Context.-The advent of genotype-based therapy and predictive biomarkers for lung cancer has thrust the pathologist into the front lines of precision medicine for this deadly disease. Objective.-To provide the clinical background, current status, and future perspectives of molecular targeted therapy for lung cancer patients, including the pivotal participation of the pathologist. Data Sources.-Data were obtained from review of the pertinent peer-reviewed literature. Conclusions.-First-generation tyrosine kinase inhibitors have produced clinical response in a limited number of non-small cell lung cancers demonstrated to have activating mutations of epidermal growth factor receptor or anaplastic lymphoma kinase rearrangements with fusion partners. Patients treated with first-generation tyrosine kinase inhibitors develop acquired resistance to their therapy. Ongoing investigations of second-generation tyrosine kinase inhibitors and new druggable targets as well as the development of next-generation genotyping and new antibodies for immunohistochemistry promise to significantly expand the pathologist's already crucial role in precision medicine of lung cancer.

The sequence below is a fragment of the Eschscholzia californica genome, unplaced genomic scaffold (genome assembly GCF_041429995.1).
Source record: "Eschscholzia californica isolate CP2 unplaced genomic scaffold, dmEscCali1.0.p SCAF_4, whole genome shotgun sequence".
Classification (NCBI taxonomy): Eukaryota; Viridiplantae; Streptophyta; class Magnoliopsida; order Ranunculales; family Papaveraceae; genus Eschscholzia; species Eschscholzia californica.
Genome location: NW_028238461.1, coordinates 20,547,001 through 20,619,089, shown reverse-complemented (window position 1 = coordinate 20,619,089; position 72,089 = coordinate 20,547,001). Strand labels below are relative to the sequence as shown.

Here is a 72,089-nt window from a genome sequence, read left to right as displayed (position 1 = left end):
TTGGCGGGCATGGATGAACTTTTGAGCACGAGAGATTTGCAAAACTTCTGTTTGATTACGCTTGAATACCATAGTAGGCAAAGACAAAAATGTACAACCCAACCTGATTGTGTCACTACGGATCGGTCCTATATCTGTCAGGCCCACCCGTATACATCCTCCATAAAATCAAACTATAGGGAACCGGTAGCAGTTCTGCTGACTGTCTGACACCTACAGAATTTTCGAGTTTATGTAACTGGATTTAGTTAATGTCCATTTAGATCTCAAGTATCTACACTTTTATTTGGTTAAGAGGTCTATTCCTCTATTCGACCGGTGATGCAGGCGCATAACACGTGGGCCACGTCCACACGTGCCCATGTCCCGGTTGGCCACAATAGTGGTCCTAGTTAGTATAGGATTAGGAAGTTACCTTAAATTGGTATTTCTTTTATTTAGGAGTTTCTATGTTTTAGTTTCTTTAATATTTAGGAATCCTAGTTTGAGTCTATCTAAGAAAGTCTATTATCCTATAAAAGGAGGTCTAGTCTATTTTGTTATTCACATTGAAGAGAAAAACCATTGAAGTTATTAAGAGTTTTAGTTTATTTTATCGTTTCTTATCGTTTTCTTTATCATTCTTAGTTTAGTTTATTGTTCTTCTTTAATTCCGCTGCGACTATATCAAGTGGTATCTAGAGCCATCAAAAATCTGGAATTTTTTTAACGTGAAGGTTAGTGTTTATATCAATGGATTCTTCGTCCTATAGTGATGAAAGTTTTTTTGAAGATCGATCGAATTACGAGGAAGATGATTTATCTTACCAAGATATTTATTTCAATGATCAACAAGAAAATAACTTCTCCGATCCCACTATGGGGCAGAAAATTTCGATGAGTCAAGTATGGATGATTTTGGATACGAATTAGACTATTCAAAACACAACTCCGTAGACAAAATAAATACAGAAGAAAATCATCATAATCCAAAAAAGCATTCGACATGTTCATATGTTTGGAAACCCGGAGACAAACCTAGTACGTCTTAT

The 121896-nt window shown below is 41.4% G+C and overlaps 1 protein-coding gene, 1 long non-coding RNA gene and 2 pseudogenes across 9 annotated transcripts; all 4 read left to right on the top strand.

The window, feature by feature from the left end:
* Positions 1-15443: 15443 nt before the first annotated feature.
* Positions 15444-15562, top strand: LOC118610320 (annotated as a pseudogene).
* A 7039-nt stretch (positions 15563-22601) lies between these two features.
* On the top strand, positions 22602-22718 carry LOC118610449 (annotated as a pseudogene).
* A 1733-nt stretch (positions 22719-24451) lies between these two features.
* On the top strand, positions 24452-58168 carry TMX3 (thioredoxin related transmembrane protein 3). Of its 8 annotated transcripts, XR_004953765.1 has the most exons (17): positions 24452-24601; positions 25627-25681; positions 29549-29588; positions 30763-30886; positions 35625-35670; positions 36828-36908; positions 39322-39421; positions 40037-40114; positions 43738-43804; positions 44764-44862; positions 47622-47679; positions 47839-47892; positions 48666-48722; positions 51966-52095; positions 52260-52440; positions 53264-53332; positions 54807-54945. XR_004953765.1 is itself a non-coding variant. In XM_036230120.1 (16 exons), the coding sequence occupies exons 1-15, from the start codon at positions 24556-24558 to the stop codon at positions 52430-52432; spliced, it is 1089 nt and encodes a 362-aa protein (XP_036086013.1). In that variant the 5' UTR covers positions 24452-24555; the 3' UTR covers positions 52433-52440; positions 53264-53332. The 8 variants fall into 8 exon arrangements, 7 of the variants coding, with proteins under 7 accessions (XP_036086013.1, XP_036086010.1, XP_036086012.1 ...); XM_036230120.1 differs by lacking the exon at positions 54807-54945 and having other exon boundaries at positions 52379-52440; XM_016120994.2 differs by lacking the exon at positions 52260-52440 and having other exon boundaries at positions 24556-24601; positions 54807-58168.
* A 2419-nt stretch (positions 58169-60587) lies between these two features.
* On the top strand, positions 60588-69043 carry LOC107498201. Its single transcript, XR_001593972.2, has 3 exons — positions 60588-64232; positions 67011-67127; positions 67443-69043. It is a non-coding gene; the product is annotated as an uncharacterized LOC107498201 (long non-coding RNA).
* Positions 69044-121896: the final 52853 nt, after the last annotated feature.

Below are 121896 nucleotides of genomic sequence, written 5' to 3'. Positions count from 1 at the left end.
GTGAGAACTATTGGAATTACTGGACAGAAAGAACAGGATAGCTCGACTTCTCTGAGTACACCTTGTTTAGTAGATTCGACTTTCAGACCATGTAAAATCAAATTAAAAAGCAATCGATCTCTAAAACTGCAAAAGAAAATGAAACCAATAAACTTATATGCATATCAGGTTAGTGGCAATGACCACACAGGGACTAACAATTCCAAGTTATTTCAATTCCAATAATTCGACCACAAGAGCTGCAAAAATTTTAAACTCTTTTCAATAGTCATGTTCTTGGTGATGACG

|Original language||English (US)|
|Number of pages||10|
|Journal||Archives of Pathology and Laboratory Medicine|
|State||Published - Dec 2012|
ASJC Scopus subject areas
- Pathology and Forensic Medicine
- Medical Laboratory Technology